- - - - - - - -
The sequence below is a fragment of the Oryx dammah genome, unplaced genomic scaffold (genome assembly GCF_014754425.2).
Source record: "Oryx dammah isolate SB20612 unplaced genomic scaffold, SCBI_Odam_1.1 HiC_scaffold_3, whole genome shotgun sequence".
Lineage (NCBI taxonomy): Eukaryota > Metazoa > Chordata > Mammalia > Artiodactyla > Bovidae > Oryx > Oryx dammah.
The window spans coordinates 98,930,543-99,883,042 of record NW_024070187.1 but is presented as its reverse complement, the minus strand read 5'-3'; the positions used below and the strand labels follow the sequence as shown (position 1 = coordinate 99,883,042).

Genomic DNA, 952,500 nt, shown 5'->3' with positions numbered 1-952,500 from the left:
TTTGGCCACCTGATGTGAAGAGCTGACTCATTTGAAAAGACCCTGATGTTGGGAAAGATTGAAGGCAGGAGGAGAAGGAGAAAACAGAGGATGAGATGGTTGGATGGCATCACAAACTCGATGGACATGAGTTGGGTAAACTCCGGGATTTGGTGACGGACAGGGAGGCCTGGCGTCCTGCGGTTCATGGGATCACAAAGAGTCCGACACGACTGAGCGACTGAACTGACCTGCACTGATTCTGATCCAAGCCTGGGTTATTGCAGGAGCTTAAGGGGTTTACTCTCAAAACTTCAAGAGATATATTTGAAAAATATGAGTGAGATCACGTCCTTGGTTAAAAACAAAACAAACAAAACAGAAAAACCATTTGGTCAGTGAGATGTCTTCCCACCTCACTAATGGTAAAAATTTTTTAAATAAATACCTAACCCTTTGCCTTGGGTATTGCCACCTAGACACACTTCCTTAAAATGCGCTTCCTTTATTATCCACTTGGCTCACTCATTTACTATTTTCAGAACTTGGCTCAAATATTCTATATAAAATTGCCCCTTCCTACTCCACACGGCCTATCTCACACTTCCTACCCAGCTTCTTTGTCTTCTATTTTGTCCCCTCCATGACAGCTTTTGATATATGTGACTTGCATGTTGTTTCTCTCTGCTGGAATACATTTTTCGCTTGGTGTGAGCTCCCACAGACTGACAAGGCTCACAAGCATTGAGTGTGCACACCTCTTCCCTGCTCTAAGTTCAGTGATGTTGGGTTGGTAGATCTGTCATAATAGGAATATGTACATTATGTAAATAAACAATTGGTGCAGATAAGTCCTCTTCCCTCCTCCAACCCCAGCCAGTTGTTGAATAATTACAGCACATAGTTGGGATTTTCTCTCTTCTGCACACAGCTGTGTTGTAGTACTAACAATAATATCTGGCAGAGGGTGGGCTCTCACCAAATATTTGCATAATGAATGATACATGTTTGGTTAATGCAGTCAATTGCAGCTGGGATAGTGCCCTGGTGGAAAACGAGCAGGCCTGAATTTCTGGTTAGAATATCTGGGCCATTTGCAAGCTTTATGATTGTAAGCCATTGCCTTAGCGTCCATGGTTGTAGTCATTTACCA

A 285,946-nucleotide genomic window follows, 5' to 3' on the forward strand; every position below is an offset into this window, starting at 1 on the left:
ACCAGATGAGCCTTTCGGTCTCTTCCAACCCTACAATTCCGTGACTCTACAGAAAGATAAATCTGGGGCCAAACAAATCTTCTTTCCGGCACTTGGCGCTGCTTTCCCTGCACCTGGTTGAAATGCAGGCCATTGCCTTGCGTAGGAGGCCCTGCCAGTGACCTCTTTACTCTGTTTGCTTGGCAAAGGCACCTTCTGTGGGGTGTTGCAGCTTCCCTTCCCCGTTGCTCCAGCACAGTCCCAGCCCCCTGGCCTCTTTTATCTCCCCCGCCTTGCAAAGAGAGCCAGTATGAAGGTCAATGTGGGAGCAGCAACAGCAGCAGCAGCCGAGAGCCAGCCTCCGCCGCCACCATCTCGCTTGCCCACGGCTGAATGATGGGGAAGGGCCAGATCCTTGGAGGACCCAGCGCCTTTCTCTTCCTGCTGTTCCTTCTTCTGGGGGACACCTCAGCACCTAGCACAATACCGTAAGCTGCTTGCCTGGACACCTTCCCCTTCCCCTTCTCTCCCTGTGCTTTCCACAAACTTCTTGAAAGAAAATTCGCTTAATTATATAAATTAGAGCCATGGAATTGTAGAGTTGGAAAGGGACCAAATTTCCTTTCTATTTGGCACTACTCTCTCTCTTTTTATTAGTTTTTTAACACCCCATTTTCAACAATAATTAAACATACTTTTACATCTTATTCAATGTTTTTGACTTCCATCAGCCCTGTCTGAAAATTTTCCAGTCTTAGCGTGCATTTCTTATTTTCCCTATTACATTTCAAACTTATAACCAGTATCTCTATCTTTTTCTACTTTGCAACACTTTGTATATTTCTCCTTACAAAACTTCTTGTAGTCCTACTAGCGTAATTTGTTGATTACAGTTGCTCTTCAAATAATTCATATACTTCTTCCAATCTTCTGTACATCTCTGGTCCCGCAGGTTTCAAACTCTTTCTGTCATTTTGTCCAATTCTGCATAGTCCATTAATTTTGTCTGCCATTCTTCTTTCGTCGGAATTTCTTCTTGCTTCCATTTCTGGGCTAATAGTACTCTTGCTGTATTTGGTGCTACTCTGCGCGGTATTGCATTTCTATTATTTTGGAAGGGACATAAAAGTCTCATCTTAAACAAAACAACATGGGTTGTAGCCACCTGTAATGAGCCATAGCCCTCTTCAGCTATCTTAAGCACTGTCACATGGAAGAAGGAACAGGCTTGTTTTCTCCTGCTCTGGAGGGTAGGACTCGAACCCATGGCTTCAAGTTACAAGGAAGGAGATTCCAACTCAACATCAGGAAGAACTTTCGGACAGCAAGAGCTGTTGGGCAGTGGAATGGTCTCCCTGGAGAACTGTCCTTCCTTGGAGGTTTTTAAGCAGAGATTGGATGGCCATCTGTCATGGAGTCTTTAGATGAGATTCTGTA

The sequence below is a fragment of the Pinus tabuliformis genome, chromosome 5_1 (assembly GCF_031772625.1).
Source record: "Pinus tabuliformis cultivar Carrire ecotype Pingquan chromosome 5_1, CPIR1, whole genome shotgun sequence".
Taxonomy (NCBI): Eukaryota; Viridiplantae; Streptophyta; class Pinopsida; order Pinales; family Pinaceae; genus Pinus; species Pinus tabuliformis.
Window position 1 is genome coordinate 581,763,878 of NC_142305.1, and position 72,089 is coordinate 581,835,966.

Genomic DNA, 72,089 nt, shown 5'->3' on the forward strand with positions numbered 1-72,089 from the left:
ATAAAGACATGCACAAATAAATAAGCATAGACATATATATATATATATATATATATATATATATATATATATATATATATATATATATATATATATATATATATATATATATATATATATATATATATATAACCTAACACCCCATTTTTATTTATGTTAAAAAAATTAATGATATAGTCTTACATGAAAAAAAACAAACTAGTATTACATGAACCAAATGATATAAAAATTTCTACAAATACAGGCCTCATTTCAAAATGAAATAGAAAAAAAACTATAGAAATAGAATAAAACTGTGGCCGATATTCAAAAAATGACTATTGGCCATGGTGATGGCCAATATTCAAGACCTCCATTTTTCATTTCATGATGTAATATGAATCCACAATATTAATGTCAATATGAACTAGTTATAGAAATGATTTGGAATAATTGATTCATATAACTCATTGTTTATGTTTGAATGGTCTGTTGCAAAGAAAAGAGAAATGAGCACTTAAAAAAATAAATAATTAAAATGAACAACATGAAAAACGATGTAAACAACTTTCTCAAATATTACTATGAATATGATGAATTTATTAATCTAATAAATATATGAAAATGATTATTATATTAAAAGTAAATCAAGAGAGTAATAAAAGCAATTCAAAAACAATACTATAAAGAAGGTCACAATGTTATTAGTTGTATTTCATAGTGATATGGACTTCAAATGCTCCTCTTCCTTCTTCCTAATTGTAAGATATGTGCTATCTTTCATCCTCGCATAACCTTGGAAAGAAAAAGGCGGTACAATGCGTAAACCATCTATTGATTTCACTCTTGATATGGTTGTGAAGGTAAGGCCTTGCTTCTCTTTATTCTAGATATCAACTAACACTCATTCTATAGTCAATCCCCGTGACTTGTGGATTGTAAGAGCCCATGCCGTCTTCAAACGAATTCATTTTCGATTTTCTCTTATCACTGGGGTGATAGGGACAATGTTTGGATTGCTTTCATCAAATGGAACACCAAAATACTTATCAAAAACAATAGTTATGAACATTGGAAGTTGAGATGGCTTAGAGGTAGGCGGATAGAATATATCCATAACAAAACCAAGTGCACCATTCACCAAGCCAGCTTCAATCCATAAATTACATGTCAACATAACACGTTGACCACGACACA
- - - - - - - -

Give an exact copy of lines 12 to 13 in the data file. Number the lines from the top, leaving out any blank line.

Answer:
Window position 1 is genome coordinate 581,763,878 of NC_142305.1, and position 72,089 is coordinate 581,835,966.

Genomic DNA, 72,089 nt, shown 5'->3' on the forward strand with positions numbered 1-72,089 from the left: